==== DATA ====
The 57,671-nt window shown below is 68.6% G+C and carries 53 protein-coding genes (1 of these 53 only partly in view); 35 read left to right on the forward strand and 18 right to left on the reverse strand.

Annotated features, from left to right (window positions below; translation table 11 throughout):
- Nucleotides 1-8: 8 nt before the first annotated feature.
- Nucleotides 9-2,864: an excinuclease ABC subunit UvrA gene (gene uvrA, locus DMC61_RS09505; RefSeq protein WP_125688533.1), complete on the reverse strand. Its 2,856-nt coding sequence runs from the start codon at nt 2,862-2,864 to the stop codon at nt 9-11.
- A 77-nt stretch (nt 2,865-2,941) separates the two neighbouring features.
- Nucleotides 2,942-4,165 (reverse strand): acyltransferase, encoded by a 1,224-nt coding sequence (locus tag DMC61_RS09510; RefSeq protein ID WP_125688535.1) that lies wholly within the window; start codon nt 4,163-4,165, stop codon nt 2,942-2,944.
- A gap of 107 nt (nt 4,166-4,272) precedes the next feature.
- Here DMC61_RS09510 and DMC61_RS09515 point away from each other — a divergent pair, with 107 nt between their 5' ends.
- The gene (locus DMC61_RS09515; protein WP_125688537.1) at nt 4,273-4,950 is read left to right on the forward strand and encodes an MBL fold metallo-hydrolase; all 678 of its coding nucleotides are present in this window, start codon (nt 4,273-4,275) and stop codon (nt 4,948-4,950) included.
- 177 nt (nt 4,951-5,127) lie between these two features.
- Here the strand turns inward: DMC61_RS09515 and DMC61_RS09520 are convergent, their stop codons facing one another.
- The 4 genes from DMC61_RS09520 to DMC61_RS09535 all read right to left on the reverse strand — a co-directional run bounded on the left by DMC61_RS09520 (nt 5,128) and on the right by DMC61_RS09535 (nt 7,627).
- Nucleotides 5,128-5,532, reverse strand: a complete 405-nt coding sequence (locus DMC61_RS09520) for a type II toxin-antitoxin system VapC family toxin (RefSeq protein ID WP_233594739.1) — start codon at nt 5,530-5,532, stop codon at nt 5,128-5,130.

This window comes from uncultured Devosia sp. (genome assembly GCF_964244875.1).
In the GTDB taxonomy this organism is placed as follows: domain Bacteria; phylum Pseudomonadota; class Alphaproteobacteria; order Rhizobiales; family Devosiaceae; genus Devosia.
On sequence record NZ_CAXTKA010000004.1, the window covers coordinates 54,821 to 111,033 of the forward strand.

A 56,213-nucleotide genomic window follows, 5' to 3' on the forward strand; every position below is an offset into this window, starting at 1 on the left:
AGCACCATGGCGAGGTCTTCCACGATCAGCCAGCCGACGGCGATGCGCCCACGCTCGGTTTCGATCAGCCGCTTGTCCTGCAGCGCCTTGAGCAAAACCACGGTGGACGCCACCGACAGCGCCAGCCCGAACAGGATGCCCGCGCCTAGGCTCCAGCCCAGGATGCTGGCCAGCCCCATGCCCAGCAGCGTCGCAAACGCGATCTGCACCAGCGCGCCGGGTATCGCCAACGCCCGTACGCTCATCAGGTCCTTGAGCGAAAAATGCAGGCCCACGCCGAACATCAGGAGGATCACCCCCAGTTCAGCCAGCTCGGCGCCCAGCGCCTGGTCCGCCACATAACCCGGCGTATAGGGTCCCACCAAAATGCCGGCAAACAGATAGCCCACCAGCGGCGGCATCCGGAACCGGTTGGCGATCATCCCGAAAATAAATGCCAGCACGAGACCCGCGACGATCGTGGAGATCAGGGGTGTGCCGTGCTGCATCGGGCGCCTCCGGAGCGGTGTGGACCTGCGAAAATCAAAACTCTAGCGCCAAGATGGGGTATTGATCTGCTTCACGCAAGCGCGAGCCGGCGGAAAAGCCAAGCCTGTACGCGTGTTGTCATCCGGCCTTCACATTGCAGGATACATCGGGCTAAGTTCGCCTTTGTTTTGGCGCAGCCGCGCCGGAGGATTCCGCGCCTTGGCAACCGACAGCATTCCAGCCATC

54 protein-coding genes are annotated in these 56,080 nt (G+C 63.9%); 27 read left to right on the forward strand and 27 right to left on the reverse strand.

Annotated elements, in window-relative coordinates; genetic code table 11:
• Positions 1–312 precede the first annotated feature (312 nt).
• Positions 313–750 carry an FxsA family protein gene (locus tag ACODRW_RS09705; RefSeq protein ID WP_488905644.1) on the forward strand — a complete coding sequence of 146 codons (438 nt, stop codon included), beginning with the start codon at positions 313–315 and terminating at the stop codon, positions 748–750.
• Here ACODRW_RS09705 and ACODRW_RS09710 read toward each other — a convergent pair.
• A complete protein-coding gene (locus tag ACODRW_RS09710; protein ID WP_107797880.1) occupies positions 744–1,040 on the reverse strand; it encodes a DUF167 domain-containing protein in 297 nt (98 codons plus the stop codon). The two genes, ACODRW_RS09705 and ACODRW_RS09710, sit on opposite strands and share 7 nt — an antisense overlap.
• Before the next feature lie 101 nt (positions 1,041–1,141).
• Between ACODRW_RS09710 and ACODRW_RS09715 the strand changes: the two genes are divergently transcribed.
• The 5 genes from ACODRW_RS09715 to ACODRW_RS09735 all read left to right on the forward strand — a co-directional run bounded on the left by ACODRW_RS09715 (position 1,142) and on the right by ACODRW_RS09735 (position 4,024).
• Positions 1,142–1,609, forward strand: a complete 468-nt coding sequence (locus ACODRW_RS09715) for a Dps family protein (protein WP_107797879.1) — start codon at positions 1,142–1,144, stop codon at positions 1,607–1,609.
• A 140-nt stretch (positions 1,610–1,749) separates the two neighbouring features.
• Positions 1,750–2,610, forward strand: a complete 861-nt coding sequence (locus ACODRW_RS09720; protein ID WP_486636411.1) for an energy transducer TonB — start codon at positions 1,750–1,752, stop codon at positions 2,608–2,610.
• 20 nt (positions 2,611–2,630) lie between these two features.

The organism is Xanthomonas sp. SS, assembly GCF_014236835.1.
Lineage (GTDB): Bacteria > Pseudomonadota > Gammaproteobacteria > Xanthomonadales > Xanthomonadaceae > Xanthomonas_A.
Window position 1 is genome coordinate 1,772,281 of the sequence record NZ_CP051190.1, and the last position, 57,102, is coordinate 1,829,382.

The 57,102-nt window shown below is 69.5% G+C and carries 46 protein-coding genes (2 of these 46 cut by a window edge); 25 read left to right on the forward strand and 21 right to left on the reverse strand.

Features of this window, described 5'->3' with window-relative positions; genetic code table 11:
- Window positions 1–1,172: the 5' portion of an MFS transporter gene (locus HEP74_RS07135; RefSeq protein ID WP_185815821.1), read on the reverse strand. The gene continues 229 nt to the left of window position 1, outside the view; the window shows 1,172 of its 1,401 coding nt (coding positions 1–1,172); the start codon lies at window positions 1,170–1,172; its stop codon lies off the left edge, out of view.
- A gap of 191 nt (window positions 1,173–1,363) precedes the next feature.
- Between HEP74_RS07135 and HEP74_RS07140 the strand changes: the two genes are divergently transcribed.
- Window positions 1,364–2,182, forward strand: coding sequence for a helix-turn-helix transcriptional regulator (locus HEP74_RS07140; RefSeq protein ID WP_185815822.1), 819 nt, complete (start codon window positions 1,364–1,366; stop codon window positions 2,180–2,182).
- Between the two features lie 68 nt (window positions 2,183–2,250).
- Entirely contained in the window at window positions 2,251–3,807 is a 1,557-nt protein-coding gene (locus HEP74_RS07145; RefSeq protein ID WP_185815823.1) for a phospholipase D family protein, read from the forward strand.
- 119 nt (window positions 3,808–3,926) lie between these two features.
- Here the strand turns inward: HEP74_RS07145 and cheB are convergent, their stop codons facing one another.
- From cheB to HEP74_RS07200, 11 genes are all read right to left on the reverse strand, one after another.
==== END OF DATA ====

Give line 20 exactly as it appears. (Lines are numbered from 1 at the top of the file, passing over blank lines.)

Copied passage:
Annotated elements, in window-relative coordinates; genetic code table 11: